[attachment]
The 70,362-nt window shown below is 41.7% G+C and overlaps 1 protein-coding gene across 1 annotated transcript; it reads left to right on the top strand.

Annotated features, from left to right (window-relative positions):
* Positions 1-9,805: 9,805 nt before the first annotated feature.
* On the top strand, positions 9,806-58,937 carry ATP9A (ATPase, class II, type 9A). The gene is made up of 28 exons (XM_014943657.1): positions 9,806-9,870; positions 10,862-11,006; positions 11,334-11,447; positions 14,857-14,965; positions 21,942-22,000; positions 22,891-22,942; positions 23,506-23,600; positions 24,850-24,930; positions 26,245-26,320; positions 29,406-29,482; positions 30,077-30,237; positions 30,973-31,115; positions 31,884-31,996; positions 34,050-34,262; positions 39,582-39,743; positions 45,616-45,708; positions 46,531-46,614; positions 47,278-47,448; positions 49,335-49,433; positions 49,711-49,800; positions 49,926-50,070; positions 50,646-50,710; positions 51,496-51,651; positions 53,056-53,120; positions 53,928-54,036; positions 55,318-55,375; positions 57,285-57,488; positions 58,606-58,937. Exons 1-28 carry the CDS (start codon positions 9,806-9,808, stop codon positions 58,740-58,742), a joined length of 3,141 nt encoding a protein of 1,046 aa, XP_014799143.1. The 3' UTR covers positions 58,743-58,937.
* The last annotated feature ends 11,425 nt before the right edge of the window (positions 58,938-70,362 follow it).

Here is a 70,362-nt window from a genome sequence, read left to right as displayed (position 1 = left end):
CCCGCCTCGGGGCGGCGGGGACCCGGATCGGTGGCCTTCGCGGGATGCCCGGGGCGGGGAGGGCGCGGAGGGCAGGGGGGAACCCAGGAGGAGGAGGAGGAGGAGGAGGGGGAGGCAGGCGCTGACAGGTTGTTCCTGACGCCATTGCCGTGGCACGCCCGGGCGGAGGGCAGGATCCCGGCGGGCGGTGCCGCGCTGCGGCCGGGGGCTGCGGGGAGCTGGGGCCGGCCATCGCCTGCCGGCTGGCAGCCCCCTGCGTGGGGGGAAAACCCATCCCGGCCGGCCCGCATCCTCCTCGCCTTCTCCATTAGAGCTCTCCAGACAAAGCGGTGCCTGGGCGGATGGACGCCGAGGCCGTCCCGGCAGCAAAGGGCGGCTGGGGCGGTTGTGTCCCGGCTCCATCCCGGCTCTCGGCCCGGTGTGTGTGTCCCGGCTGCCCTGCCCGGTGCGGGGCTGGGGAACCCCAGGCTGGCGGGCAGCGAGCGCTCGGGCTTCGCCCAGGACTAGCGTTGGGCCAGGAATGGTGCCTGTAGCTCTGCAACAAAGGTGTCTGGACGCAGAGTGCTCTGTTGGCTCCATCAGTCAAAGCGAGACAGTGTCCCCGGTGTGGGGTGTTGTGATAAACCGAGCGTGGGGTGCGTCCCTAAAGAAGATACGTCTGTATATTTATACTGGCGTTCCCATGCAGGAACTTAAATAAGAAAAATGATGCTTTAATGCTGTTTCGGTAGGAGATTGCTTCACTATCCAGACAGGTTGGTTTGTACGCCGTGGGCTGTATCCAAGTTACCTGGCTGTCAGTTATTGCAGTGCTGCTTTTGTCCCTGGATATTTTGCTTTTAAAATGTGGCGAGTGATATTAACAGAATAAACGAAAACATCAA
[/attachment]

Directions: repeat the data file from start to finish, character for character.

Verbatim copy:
The 70,362-nt window shown below is 41.7% G+C and overlaps 1 protein-coding gene across 1 annotated transcript; it reads left to right on the top strand.

Annotated features, from left to right (window-relative positions):
* Positions 1-9,805: 9,805 nt before the first annotated feature.
* On the top strand, positions 9,806-58,937 carry ATP9A (ATPase, class II, type 9A). The gene is made up of 28 exons (XM_014943657.1): positions 9,806-9,870; positions 10,862-11,006; positions 11,334-11,447; positions 14,857-14,965; positions 21,942-22,000; positions 22,891-22,942; positions 23,506-23,600; positions 24,850-24,930; positions 26,245-26,320; positions 29,406-29,482; positions 30,077-30,237; positions 30,973-31,115; positions 31,884-31,996; positions 34,050-34,262; positions 39,582-39,743; positions 45,616-45,708; positions 46,531-46,614; positions 47,278-47,448; positions 49,335-49,433; positions 49,711-49,800; positions 49,926-50,070; positions 50,646-50,710; positions 51,496-51,651; positions 53,056-53,120; positions 53,928-54,036; positions 55,318-55,375; positions 57,285-57,488; positions 58,606-58,937. Exons 1-28 carry the CDS (start codon positions 9,806-9,808, stop codon positions 58,740-58,742), a joined length of 3,141 nt encoding a protein of 1,046 aa, XP_014799143.1. The 3' UTR covers positions 58,743-58,937.
* The last annotated feature ends 11,425 nt before the right edge of the window (positions 58,938-70,362 follow it).

Here is a 70,362-nt window from a genome sequence, read left to right as displayed (position 1 = left end):
CCCGCCTCGGGGCGGCGGGGACCCGGATCGGTGGCCTTCGCGGGATGCCCGGGGCGGGGAGGGCGCGGAGGGCAGGGGGGAACCCAGGAGGAGGAGGAGGAGGAGGAGGGGGAGGCAGGCGCTGACAGGTTGTTCCTGACGCCATTGCCGTGGCACGCCCGGGCGGAGGGCAGGATCCCGGCGGGCGGTGCCGCGCTGCGGCCGGGGGCTGCGGGGAGCTGGGGCCGGCCATCGCCTGCCGGCTGGCAGCCCCCTGCGTGGGGGGAAAACCCATCCCGGCCGGCCCGCATCCTCCTCGCCTTCTCCATTAGAGCTCTCCAGACAAAGCGGTGCCTGGGCGGATGGACGCCGAGGCCGTCCCGGCAGCAAAGGGCGGCTGGGGCGGTTGTGTCCCGGCTCCATCCCGGCTCTCGGCCCGGTGTGTGTGTCCCGGCTGCCCTGCCCGGTGCGGGGCTGGGGAACCCCAGGCTGGCGGGCAGCGAGCGCTCGGGCTTCGCCCAGGACTAGCGTTGGGCCAGGAATGGTGCCTGTAGCTCTGCAACAAAGGTGTCTGGACGCAGAGTGCTCTGTTGGCTCCATCAGTCAAAGCGAGACAGTGTCCCCGGTGTGGGGTGTTGTGATAAACCGAGCGTGGGGTGCGTCCCTAAAGAAGATACGTCTGTATATTTATACTGGCGTTCCCATGCAGGAACTTAAATAAGAAAAATGATGCTTTAATGCTGTTTCGGTAGGAGATTGCTTCACTATCCAGACAGGTTGGTTTGTACGCCGTGGGCTGTATCCAAGTTACCTGGCTGTCAGTTATTGCAGTGCTGCTTTTGTCCCTGGATATTTTGCTTTTAAAATGTGGCGAGTGATATTAACAGAATAAACGAAAACATCAA